Today I pushed some updates to:
These updates make it so that the Twitter, Foursquare and Instagram importers are now dynamically identifying and indexing People and Places, and marking them with a taxonomy within WordPress. I’ve also added a new system for “reprocessing” old posts which Keyring imported, so that you can go back and perform some function on those posts without having to import them again. You’ll find reprocessing tools under Tools > Import > Reprocess Keyring Data.
Reprocessing works by using the locally-stored copy of import data that is saved during the initial import of everything. The system is fully hookable, so you can add other reprocessing routines in via plugin. The core file comes bundled with one that attempts to address an old JSON-data-escaping issue, and I’ve added extensions to the importers listed above which allow you to go back and reprocess your posts for People/Places.
If you’re going to use them, I suggest you run the first one first, then you can run the others in any order you like. Doing the first one first will just make sure that as much of your data as possible is processable.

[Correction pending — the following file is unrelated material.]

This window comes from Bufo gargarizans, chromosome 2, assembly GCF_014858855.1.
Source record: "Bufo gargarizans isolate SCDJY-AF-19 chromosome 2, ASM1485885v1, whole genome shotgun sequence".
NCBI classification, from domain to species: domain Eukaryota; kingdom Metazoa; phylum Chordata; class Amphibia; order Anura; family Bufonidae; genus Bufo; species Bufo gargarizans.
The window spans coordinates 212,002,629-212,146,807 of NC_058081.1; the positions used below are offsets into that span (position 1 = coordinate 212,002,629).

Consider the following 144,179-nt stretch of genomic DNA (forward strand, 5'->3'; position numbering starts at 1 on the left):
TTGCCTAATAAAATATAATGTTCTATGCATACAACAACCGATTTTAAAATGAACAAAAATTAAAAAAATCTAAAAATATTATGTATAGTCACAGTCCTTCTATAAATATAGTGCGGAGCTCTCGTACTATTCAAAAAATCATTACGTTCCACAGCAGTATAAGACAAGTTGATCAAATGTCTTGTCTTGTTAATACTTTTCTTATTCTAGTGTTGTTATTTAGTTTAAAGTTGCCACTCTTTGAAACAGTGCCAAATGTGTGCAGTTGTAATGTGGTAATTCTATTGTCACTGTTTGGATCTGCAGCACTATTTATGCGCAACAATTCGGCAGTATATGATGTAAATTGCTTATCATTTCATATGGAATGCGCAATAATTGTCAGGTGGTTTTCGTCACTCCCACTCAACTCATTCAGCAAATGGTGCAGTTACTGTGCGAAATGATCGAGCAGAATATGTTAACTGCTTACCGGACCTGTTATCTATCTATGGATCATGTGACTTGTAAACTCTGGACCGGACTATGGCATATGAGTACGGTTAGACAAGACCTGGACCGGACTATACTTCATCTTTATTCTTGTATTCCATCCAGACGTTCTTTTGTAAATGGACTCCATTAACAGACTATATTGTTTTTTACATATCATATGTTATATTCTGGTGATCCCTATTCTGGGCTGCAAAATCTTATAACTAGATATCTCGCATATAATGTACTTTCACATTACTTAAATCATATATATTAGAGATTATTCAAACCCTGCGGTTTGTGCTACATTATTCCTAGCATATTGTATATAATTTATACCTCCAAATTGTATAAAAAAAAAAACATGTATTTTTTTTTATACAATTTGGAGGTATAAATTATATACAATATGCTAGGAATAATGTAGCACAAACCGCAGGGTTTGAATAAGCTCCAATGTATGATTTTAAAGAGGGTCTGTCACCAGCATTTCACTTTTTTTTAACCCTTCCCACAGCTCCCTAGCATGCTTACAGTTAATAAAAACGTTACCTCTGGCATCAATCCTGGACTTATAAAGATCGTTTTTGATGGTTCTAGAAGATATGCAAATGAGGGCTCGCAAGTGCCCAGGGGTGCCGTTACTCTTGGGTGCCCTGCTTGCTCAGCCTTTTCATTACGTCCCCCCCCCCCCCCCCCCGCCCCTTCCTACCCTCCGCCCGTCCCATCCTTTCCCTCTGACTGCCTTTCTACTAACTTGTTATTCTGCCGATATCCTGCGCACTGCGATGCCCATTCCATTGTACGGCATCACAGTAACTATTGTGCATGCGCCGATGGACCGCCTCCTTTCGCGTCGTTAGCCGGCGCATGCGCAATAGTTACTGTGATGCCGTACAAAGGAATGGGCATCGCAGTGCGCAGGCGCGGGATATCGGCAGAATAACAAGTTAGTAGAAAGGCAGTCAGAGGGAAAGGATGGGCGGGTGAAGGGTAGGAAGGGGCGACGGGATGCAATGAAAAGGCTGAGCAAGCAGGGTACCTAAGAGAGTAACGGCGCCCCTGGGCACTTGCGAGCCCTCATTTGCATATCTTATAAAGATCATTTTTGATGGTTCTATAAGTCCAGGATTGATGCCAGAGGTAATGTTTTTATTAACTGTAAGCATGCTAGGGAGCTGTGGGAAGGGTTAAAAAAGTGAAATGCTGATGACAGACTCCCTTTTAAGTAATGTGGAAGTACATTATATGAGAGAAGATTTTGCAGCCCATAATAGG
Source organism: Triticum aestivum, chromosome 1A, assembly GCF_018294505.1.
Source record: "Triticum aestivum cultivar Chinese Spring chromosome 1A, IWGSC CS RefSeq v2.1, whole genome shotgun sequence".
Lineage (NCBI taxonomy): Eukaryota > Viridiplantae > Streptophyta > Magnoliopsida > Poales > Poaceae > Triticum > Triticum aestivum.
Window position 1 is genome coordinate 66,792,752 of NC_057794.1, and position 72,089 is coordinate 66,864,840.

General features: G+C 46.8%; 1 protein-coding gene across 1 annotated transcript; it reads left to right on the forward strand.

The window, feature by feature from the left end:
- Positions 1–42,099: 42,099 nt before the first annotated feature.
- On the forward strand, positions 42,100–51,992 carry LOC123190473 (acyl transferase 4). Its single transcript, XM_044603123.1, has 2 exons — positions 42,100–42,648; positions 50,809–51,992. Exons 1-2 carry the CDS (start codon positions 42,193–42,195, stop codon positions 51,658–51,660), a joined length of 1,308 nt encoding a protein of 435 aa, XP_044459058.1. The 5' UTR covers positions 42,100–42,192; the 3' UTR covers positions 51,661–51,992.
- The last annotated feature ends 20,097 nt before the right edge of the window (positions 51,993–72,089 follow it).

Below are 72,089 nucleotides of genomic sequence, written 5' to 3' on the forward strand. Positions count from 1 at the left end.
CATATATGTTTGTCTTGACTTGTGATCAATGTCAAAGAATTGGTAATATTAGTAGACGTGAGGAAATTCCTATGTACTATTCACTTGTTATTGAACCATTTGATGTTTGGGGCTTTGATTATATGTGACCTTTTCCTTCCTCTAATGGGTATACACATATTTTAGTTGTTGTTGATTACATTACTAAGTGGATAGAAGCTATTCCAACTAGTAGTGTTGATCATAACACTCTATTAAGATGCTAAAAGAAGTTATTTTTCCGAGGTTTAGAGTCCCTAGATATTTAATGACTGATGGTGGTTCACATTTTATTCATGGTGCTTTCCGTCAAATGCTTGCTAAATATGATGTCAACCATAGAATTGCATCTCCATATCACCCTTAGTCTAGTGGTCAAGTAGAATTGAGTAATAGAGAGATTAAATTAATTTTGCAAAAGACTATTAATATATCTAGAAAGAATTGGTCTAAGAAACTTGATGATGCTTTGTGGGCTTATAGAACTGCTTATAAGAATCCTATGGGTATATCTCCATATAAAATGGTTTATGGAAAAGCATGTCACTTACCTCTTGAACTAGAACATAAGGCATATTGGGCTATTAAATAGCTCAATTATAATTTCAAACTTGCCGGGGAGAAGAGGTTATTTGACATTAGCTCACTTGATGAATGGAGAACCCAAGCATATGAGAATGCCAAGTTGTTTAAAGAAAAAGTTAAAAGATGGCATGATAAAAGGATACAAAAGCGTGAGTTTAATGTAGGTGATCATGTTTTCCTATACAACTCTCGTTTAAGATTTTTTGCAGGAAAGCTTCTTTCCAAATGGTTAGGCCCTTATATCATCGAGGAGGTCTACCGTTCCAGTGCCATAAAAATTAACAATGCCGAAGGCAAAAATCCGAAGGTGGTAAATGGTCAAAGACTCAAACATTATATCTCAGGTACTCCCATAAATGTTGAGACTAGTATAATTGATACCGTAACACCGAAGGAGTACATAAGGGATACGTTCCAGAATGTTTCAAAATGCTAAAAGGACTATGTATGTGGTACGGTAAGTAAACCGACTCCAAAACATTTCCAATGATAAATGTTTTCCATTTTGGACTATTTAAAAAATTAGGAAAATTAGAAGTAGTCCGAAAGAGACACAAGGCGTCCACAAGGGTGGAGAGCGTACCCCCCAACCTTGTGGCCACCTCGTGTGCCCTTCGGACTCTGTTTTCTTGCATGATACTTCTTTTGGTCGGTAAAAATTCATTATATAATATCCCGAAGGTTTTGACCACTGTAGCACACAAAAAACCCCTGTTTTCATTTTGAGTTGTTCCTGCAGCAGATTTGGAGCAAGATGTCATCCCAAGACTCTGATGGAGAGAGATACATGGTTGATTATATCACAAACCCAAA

It’s worth mentioning that if you use these reprocessors, they can take a while (especially if you have a lot of data already), and that they will likely create a lot of new data (in the form of People and Place terms being created in their respective taxonomies). After running all of them over all of my data, I have almost 1,800 People and just over 3,000 Places in my database.
The other tool added in this upgrade is the ability to merge terms, which becomes important with all of this data.
When the importers are dynamically adding People and Places, they only match based on known identifiers. This means that you’re likely to end up with duplicate entries, especially if you’re processing multiple services (e.g. Foursquare and Instagram). Using the merge tool, you can browse through your entries and select 2 or more, then use the Bulk Actions drop-down to select “Merge” and hit “Apply”. Terms will be merged together as intelligently as possible, which basically means that the shortest slug of the group will be kept, and the longest strings for any conflicting fields will be kept. You can of course edit the resulting composite term afterwards and tweak things as you see fit. If you’re looking for a shortcut to identify duplicate entries, try searching for “-2”, which will give you a list of duplicates, then you’ll need to search for something that will bring up each of the dupes, select, merge, repeat. It’s a little bit tedious, but you’ll only need to do it once for each duplicate, and all future imports should match against the composite entry.
Oh, and one last thing — I threw in a quick map on the details page for Places, which provides a nice quick, visual confirmation that it’s the correct location. For now it’s using a very basic OpenStreetMap example, but I might switch it out to Leaflet at some point, which is pretty nice.
- Syndicated to: